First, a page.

Diagnosing Venous Thrombosis

If venous thrombosis is suspected, the following investigations are performed to confirm the diagnosis.

 

IMAGING

Duplex Ultrasound

This is a combination of ultrasound and Doppler (hence ‘duplex’) technology to assess the blood flow. The ultrasound waves travel through the tissue and back, enabling a computer to transform them into a moving image. Duplex ultrasound is the most popular method for diagnosing superfitial thrombophlebitis (STP) or deep vein thrombosis (DVT); it is painless, non-invasive and relatively easy to perform. At Phlebology Vascular Lab we use the latest duplex ultrasound systems following strict and detailed protocols to diagnose DVT.

 

Venography

Venography involves the injection of a dye into a large vein in the foot or ankle. An X-ray image is then taken to reveal the location of possible blood clots. Venography is one of the most accurate ways to identify deep vein thrombosis, but it may be uncomfortable. Occasionally it may cause phlebitis, an inflammation of the superficial veins. For these reasons,venography is no longer used routinely for DVT diagnosis.

 

Magnetic Resonance Imaging (MRI)

MRI uses a strong magnet to create a clear, high quality image of the body’s internal structures. It can be very effective in diagnosing DVT, especially in the thigh and pelvic areas. However, it is an expensive procedure and is only used in special circumstances.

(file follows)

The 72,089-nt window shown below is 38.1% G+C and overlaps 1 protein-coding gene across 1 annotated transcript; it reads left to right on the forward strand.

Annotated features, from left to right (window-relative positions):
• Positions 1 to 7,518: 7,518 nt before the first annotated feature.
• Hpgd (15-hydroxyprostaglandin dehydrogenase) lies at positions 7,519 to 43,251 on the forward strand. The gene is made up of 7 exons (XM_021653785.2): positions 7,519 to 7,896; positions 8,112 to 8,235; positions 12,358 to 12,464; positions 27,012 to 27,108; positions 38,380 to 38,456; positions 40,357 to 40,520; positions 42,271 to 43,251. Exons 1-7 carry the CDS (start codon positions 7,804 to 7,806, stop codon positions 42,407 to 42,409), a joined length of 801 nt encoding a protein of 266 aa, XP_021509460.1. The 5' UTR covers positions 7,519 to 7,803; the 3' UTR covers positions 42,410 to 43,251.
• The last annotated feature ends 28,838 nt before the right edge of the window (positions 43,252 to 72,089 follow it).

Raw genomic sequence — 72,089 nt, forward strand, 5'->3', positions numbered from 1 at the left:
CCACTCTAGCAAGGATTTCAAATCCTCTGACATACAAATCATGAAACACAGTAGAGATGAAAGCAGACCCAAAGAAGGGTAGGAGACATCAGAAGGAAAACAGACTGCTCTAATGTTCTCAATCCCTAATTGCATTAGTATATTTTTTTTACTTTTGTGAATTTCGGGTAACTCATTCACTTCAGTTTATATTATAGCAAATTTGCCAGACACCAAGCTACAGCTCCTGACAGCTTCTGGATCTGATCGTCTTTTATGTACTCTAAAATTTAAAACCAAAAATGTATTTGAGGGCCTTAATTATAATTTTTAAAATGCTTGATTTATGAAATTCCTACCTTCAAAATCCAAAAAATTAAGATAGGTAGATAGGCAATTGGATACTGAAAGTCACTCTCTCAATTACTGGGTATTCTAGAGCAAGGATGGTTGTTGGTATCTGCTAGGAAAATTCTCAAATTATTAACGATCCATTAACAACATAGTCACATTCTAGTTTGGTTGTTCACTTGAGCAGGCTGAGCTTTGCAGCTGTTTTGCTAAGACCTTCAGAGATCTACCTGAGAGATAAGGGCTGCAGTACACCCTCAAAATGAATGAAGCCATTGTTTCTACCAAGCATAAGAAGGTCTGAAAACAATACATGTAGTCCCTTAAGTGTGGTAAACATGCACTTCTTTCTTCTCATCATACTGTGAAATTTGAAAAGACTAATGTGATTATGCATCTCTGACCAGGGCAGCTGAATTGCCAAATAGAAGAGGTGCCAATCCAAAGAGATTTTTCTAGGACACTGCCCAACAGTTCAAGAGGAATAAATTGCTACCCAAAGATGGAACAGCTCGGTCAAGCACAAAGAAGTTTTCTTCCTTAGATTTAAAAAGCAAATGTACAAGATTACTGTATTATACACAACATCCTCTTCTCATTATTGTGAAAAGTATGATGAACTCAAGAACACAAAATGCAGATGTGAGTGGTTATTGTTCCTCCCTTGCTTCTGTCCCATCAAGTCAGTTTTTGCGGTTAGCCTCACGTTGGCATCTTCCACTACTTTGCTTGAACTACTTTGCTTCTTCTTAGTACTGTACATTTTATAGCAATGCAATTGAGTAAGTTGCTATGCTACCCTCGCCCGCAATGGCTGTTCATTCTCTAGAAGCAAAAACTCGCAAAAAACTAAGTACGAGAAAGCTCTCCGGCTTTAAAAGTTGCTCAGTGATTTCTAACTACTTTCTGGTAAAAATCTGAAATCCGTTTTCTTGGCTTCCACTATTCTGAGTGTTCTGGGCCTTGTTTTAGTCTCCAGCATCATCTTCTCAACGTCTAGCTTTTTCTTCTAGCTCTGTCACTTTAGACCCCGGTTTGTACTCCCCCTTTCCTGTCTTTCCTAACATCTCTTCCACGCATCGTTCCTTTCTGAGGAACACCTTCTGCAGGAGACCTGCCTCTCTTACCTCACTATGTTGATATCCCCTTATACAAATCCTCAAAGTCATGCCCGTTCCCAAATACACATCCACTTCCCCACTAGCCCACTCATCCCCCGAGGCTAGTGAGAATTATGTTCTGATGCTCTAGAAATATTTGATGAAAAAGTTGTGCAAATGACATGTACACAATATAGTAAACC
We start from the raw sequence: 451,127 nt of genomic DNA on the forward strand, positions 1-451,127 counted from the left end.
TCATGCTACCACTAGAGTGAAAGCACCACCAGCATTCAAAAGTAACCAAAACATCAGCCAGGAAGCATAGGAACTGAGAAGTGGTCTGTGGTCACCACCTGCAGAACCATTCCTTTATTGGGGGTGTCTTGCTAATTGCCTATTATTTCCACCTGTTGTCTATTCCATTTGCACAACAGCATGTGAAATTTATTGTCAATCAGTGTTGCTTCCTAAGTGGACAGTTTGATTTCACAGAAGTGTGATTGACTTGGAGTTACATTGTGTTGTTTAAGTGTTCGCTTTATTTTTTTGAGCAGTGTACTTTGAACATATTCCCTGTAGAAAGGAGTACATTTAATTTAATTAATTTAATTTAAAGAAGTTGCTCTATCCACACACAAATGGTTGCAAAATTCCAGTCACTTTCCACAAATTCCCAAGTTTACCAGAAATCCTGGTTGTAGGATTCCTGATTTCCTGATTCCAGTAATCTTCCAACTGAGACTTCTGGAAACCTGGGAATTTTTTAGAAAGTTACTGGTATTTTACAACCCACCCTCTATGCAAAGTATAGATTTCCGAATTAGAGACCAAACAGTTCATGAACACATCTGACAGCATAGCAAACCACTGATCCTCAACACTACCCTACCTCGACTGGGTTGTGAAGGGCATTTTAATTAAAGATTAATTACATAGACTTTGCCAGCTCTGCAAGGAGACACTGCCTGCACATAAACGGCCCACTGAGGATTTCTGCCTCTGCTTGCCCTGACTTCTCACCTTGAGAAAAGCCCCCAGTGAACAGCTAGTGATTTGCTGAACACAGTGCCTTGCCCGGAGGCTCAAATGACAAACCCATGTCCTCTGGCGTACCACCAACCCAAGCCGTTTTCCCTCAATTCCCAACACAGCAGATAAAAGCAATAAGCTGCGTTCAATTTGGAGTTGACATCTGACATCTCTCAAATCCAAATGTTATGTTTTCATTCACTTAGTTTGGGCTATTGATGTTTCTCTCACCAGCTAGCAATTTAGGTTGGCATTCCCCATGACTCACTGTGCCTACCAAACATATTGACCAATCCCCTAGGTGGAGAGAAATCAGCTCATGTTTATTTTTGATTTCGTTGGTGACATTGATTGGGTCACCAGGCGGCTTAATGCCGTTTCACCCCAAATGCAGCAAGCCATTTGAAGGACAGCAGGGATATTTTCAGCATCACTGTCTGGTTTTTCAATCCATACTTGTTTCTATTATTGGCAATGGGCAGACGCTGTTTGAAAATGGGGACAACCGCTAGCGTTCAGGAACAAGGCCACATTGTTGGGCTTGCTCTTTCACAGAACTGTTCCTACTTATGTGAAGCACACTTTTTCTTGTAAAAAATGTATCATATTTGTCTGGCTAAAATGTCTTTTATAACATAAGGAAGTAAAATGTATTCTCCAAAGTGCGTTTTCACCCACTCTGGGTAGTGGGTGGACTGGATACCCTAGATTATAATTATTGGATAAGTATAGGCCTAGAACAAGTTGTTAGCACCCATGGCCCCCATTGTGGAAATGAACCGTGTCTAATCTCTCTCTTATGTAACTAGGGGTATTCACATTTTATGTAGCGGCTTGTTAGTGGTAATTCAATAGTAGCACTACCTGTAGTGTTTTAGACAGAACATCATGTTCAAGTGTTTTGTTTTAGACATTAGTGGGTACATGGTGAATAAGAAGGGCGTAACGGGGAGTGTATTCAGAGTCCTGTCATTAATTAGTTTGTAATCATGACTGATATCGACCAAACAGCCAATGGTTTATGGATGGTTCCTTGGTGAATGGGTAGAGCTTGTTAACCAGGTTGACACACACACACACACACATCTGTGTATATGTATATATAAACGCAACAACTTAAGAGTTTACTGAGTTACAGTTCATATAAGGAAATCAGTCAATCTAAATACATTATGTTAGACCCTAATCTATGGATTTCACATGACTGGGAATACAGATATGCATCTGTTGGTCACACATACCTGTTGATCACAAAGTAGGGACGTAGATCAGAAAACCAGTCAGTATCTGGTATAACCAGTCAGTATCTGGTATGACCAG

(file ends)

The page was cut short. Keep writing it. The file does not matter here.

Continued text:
Diagnosing Pulmonary Embolism

The symptoms of pulmonary embolism (PE) are not very specific, and can be present with many other conditions. Up to 75 per cent of patients suspected of having PE do not actually have this condition.

Special diagnostic tests, therefore, need to be performed. The three tests currently used to diagnose PE are pulmonary angiography, nuclear medicine lung scans and spiral CT scans.

BLOOD TESTS

Occasionally certain blood tests, such as D-dimer, are performed to confirm the diagnosis of DVT. Once the diagnosis is established, other blood tests, such as a thrombophilia screen, may be done to look for underlying tendencies to clotting. Certain other advanced tests such as Factor Xa Clotting Time (XACT), Rotational Thromboelastometry (ROTEM) and platelet function studies (MULTIPLATE) can be done in-house at the Phlebology Research Lab.